Native:Brazil; Colombia; Ecuador; French Guiana; Guyana; Panama; Peru; Suriname; Venezuela, Bolivarian Republic of
|Range Map:||Click here to open the map viewer and explore range.|
Through the studies of Bodmer (1994), Bodmer et al. (1997) and Hurtado-Gonzales and Bodmer (2004) we have known of Mazama nemorivaga populations that inhabit the margins of Yavari Miri and Tahuayo rivers, northeastern Peru. Apparently, these populations are not isolated from each other, as stated by Novaro et al. (2000).
In this region, the Amazonian brown brocket has considerably lower population densities than the red brocket. The density of the former is around 0.43-0.55 individuals per km² and its biomass estimates range from 6.5-8.2 kg/km². In contrast, red brocket deer usually have densities around 1.0 individuals per km² and a biomass of around 33 kg/km² (Salovaara et al. 2003).
Populations of Amazonian brown brocket were also reported in Suriname (Branan et al. 1985); in the Reserva Florestal Imataca, northeast of the state of Bolívar, Venezuela (Bisbal 1994); and in French Guiana (Gayot et al. 2004). Other populations of this deer are certainly present in many reserves or even private areas with well preserved forests. But the extant to which they are isolated from each other is unknown, due to the lack of knowledge on how this species responds to altered and fragmented habitats.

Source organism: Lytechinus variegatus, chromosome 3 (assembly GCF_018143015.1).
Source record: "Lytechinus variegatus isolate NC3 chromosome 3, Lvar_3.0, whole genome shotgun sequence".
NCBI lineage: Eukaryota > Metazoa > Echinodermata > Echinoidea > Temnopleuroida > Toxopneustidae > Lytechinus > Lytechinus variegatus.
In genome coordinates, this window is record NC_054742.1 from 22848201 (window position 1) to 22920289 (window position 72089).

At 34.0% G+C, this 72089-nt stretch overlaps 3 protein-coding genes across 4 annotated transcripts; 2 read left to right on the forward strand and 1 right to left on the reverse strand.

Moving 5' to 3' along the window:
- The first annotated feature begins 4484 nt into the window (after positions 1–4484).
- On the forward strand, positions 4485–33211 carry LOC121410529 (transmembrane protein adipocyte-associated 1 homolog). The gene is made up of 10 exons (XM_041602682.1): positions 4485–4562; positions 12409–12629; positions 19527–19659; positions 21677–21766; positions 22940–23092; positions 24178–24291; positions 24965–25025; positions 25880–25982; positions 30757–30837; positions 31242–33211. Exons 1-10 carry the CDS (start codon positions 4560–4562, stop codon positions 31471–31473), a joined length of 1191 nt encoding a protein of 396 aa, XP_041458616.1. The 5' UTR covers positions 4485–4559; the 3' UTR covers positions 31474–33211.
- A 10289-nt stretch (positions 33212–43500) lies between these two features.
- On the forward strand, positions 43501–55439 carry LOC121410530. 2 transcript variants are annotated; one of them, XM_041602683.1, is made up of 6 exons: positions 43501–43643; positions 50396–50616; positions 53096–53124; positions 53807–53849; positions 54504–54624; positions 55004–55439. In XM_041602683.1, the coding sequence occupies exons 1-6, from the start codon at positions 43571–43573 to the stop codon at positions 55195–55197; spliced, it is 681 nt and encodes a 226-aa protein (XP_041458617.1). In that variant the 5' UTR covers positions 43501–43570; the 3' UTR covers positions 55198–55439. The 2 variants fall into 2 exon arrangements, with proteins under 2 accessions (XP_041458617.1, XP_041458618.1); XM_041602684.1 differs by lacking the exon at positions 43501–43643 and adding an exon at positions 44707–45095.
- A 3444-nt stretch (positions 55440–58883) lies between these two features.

|Habitat and Ecology:||
Most of the localities with records of M. nemorivaga are inside the tropical and subtropical broadleaf moist forests biome of Olson et al. (2001), and are related to the Amazon region. From a total of 114 records, 10 are inside the tropical and subtropical broadleaf dry forest biome, and 7 are inside the desert and xeric scrubland biome. The majority of the localities associated with dry or xeric habitats are those referred to M. gouzoubira cita by Bisbal (1991). The taxonomic status of Mazama cita Osgood, 1912 still needs to be thoroughly evaluated.
According to the absence or presence of flooding, the Amazonian rain forests are broadly classified into respectively non-flooded (tierra/terra firme) and seasonally flooded (várzea) forests. Mazama nemorivaga inhabits the non-flooded forests and is rare or absent in the seasonally flooded forests. For example, it does not occur in the Pacaya-Samiria National Reserve in Peru, which covers an area of over 2 million hectares of seasonally flooded várzea forests. However, it is found in the adjacent inter-fluvial upland forests of the Yavari valley (Bodmer 2003).